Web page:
The church’s long-standing opposition to condoms as a form of birth control has drawn fierce criticism given that 54 percent of infected Africans—or 12.1 million people—are women.

Theologians have debated for years whether it could be morally acceptable for HIV-infected people to use condoms to avoid infecting their spouses. The Vatican’s health care office years ago was reportedly preparing a document on the subject, but it never came out.

Mate Musivi suggested the guidelines under study wouldn’t go beyond what had already been discussed by Benedict in his book “Light of the World” and the Vatican’s subsequent clarification, though he said the results of the May 28 conference would also be taken into account.

“The church has to let this mature, it must digest and reflect on this,” he said, adding that he didn’t know when the guidelines would be released.

Tibetans in shock after Lama said to be Chinese spy

The exiled Tibetan Buddhist community is in turmoil at the questioning of one of its most important religious leaders by Indian police after large sums of Chinese currency were found at his monastery, forcing him to deny claims he is an “agent of Beijing”.

Police in northern India interviewed Ugyen Thinley Dorje, the 17th Karmapa and Tibetan Buddhism’s third most important figure, after about $1 million of cash in two dozen denominations was found at his Gyuto monastery in Dharamsala.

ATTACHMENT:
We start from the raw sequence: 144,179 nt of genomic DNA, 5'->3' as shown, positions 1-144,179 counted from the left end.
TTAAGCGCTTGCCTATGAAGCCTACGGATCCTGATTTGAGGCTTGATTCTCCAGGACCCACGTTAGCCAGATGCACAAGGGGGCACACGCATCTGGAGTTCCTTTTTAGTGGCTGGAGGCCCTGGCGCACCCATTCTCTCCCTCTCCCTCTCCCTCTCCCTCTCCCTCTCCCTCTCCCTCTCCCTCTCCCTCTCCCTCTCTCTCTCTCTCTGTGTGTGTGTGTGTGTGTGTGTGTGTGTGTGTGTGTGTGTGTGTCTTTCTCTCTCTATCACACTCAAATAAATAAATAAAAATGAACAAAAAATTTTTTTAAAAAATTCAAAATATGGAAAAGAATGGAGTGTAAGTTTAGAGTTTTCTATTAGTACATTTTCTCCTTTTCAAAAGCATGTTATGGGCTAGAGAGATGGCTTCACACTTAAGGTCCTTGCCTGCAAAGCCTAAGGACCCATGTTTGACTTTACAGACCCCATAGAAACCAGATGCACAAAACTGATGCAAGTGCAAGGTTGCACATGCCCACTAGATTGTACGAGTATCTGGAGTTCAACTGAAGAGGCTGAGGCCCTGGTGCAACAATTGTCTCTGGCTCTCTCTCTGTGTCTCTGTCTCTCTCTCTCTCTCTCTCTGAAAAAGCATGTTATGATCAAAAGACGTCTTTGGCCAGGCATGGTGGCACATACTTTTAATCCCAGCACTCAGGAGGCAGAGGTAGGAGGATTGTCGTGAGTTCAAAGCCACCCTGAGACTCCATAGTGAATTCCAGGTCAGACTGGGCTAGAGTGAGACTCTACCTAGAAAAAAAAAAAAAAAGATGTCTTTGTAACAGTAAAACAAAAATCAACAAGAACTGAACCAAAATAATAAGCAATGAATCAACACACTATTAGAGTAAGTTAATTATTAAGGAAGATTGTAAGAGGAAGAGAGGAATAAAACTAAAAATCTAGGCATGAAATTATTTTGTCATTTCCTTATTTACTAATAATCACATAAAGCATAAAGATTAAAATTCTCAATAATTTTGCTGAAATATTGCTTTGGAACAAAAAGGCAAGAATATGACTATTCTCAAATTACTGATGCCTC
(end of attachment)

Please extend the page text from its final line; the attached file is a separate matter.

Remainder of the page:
Police have arrested a number of the Karmapa’s aides and are investigating what they believe may be an illegal attempted land purchase.

The Karmapa, 25, told police the money was given by supporters. “All our dealings across the world are honest and completely transparent – anything else would be contrary to the Buddhist principles that we live by,” his office said.

K.G. Kapoor, the officer heading the inquiry, said: “We are not happy with his replies and he is likely to be questioned again.”

The incident has sent shockwaves through the Tibetan Buddhist community in exile. Even the Dalai Lama has been drawn in.

“There should be a thorough investigation into the cash dealings of the Karmapa as he is an important Lama,” he said.

Many among the 200,000-strong community of exiled Tibetans in India and beyond are distraught. In Majnu-ka-Tila, a narrow maze of dusty alleyways that is home to thousands of Tibetan refugees in Delhi, three grey-haired women were openly weeping.

“We don’t believe he is a Chinese spy,” sobbed one woman, Taushi, who fled from Tibet in 1959. “We have not been able to sleep since we heard this. Food has had no taste.”